As humans use antibiotics more often, some bacteria are becoming resistant to antibiotics. Staphylococcus aureus is an example of antibiotic-resistant bacteria. It can cause flesh-eating disease and pneumonia. Antibiotic resistance can occur in several ways: antibiotic concentration, bacterial mutation, or bacterial genetic exchange. Antibiotic concentration occurs when there is a biofilm that the bacteria live in. The biofilm is a thick jelly-like substance that an antibiotic cannot penetrate all the way through. The bacteria in the outer parts of the biofilm can be reached by the antibiotic, but the bacteria in the center are exposed to only a portion of antibiotic.
Bacteria cells replicate very fast and bacteria can evolve much quicker than animals can. Bacterial mutation, such as a change in the cell wall, can sometimes make antibiotics less effective. Bacteria can also share genetic material with each other, even between different species. This is called bacterial genetic exchange. If one species of bacteria has become resistant to antibiotics, it can pass those genes to another type of bacteria.
Vascular plants are made of four types of tissues: dermal, ground, and vascular.
- Dermal tissue is made of cells that cover the outside of the plant. This layer of cells is called the epidermis. A waxy substance called cuticle is secreted from the epidermis cells. Cuticle is a protective layer that prevents water loss in the plant and keeps infections and toxins out.
- Stomata are tiny pores on the underside of leaves that open and close to allow the plant to take in carbon dioxide and release oxygen.
- Root hairs are a type of specialized dermal cell that are long and microscopic. They absorb water and nutrients from the soil.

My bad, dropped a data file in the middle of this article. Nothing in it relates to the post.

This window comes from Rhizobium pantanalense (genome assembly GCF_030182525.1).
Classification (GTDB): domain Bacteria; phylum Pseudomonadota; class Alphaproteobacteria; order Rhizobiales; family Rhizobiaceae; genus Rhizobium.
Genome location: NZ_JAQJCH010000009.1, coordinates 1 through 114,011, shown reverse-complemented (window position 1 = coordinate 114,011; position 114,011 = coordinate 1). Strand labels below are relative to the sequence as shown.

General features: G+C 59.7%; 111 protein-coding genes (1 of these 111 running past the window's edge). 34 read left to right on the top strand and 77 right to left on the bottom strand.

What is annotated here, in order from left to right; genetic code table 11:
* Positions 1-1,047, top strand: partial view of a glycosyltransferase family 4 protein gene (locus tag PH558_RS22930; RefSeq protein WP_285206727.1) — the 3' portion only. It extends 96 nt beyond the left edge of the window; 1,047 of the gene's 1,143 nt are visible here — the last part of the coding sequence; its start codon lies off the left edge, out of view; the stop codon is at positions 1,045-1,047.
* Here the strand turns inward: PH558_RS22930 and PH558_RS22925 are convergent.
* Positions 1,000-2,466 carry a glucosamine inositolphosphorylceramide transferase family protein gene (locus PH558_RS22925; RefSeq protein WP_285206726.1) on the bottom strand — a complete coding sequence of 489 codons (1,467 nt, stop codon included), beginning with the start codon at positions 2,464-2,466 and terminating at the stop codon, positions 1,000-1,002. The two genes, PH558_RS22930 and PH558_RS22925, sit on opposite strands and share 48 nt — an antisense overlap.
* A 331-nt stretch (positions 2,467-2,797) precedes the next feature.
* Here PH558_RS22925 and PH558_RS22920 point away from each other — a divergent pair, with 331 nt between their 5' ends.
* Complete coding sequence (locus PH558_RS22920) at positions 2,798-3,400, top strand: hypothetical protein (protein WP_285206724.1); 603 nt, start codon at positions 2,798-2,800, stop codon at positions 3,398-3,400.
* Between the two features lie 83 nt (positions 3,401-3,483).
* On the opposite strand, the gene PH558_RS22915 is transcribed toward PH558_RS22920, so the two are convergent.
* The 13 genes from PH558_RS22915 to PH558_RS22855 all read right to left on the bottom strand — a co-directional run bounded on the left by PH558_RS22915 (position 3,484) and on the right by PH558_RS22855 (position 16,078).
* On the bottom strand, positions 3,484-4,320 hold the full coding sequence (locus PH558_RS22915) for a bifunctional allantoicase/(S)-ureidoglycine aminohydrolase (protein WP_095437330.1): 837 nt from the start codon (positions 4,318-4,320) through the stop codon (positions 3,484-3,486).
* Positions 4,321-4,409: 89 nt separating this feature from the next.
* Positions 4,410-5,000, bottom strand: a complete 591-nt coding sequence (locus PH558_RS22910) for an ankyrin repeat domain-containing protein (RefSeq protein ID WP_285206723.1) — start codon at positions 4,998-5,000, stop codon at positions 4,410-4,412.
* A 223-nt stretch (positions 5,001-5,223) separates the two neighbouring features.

- Ground tissue is important in metabolism. It provides structural support and can store food and water.
- Mesophyll is ground tissue located in leaves. Chloroplasts are found in each mesophyll cell. This is where photosynthesis occurs.
- Meristem is found in buds and the tips of roots. The role of the meristem is to start the growth at the tips of roots and shoots and to form buds.
- Vascular tissue is made up of xylem and phloem.
- Xylem carries water and minerals throughout the plant.
- Phloem carries food throughout the plant.
A tropism occurs when a plant grows toward or away from an external stimulus. Three types of tropisms are geotropism, phototropism, and thigmotropism.
Geotropism is how plants grow in relation to gravity. Roots growing down is an example of positive geotropism, while shoots growing up are an example of negative geotropism.
Phototropism is the growth of a plant toward or away from light. Positive phototropism is when a plant grows toward light, while negative phototropism is when a plant grows away from light.
Thigmotropism describes a plant moving in reaction to being touched. This is shown in sweet pea tendrils. The tendrils have a tendency to climb, so when they touch something solid they grow toward it.